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Portion of Bluffdale will be Allowed to Disconnect

Portion of Bluffdale will be Allowed to Disconnect



Estimated read time: 2-3 minutes

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Jed Boal ReportingThe Utah Supreme Court today ended a battle over a big chunk of Bluffdale. The high court unanimously ruled that more than 50 property owners can disconnect from the city and develop the land with their plans.

The 33 page ruling lays out the history of the dispute and the Supreme Court's ruling in favor of the property owners. It boiled down to a battle over what kind of community will rise up in the southwest corner of the valley.

Portion of Bluffdale will be Allowed to Disconnect

As new neighborhoods with new homes, schools and shopping steadily rise on the southwest bench of the valley, this Utah Supreme Court ruling affects how 39,000 acres of it will look.

James Lee Sorenson, CEO of the Sorenson Group of Real Estate Companies, says, "We think that it's a victory for the property rights of individual landowners here in the state of Utah."

The 50-plus owners of the seven square mile piece of land want to develop high-density neighborhoods, with trails, parks and open space. Bluffdale required a minimum lot size of one acre for each single-family dwelling. So, the property owners sued to break away from Bluffdale so they could join Herriman.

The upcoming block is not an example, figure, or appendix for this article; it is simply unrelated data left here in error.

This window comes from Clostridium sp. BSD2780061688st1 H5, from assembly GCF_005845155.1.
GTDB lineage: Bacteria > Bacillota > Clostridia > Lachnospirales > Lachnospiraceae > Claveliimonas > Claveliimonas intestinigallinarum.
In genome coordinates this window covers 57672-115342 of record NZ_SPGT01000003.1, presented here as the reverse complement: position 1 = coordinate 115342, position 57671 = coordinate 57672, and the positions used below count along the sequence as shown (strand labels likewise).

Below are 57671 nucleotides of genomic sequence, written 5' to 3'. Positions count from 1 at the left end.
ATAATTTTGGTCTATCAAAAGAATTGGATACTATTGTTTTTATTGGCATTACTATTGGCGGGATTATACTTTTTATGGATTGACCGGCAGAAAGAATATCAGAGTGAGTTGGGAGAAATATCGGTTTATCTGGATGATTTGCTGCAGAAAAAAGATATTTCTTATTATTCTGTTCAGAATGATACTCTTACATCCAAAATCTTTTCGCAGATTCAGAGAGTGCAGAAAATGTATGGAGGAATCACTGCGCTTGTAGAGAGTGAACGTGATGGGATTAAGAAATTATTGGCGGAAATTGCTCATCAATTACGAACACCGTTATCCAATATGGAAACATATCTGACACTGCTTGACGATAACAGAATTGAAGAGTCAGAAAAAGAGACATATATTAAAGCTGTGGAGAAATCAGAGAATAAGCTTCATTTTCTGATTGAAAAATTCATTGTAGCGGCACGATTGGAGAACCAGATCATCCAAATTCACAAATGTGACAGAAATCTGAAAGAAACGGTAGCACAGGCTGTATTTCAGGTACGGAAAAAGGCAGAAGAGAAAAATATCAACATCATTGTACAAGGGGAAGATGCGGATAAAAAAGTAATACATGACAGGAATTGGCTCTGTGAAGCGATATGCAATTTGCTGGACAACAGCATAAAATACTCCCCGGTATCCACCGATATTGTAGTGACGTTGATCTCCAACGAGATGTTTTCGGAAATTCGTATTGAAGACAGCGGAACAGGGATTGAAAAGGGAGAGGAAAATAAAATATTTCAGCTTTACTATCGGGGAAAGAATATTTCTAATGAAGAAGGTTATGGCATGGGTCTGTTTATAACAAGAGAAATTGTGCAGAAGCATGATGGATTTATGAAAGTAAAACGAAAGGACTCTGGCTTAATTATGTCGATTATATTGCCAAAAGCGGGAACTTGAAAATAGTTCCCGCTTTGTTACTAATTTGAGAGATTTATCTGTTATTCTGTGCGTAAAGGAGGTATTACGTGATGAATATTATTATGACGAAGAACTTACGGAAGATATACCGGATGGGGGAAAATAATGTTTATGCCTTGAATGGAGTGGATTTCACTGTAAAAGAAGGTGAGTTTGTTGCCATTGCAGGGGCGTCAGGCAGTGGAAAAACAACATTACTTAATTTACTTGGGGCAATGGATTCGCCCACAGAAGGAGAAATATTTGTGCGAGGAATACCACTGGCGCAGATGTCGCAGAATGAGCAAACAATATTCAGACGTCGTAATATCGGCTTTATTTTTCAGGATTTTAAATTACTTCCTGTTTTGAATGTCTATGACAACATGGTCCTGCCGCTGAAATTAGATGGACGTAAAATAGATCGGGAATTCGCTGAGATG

Portion of Bluffdale will be Allowed to Disconnect

The disconnection will not raise the cost of Bluffdale's services; nor will it keep Bluffdale from functioning as a municipality.

The judges found the disconnection fair and the only appropriate remedy for this dispute.

Dave Millheim, with Development Associates, said, "This case really was about private property rights. It really was about following the rules and having a process that was fair and expeditious."

In a written statement, Bluffdale Mayor Claudia Anderson said, "This dispute has never been about money to Bluffdale. It has always been about preserving a rural lifestyle and community values."

The developers hope to be good neighbors. Sorenson said, "We want to continue to build a vibrant community that you see here in Rosecrest, and continue with the track record we have in this part of the community."

Rosecrest and Development Associates, the two largest landowners in the suit, will apply for annexation into Herriman. They could be annexed as soon as January 1 and developers have master plans ready to go.

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